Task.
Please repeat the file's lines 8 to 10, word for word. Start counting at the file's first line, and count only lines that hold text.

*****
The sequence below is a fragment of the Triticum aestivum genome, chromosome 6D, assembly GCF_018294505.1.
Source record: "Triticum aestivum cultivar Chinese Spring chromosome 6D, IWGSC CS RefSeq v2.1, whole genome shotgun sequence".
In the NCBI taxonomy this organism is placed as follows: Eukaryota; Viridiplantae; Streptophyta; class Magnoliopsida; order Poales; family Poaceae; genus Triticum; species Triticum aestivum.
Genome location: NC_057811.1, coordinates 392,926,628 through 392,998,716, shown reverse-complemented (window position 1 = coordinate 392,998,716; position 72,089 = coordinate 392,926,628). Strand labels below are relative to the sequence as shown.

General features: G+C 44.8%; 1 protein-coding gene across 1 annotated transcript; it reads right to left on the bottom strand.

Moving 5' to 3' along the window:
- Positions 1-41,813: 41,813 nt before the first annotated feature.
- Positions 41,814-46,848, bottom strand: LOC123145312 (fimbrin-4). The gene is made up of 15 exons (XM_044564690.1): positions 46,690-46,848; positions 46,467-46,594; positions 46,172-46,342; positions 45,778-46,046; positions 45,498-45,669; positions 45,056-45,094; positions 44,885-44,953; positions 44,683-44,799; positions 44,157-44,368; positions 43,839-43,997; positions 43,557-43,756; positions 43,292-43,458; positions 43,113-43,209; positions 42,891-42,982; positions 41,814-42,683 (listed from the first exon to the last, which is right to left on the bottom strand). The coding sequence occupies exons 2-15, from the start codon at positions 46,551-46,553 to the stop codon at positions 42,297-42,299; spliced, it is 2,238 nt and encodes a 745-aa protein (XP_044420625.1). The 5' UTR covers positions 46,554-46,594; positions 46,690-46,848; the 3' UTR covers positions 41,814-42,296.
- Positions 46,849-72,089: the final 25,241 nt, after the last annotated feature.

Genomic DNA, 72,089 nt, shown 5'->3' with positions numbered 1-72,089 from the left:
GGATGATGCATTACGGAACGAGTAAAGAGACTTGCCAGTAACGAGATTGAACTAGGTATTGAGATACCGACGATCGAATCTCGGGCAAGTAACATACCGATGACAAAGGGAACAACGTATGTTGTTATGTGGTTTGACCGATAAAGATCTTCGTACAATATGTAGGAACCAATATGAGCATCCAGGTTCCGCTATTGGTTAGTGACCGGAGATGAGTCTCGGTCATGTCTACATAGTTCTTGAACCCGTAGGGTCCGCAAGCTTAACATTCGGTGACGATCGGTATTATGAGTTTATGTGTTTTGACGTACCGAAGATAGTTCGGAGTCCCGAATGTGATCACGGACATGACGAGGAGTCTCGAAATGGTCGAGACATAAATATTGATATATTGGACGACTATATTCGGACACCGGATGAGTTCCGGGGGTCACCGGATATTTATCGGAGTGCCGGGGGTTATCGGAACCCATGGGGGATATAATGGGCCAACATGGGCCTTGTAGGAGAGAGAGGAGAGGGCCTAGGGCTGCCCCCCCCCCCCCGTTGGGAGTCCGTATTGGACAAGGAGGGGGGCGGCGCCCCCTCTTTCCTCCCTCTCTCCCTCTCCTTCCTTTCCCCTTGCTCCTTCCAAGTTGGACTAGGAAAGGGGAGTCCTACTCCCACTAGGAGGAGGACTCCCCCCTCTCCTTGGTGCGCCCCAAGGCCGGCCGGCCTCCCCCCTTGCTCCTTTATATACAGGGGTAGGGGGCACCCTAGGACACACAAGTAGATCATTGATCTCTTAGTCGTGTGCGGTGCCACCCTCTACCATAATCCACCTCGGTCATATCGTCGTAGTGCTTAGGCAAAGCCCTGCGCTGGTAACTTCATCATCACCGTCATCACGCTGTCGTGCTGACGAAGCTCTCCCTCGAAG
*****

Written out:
- Positions 41,814-46,848, bottom strand: LOC123145312 (fimbrin-4). The gene is made up of 15 exons (XM_044564690.1): positions 46,690-46,848; positions 46,467-46,594; positions 46,172-46,342; positions 45,778-46,046; positions 45,498-45,669; positions 45,056-45,094; positions 44,885-44,953; positions 44,683-44,799; positions 44,157-44,368; positions 43,839-43,997; positions 43,557-43,756; positions 43,292-43,458; positions 43,113-43,209; positions 42,891-42,982; positions 41,814-42,683 (listed from the first exon to the last, which is right to left on the bottom strand). The coding sequence occupies exons 2-15, from the start codon at positions 46,551-46,553 to the stop codon at positions 42,297-42,299; spliced, it is 2,238 nt and encodes a 745-aa protein (XP_044420625.1). The 5' UTR covers positions 46,554-46,594; positions 46,690-46,848; the 3' UTR covers positions 41,814-42,296.
- Positions 46,849-72,089: the final 25,241 nt, after the last annotated feature.

Genomic DNA, 72,089 nt, shown 5'->3' with positions numbered 1-72,089 from the left: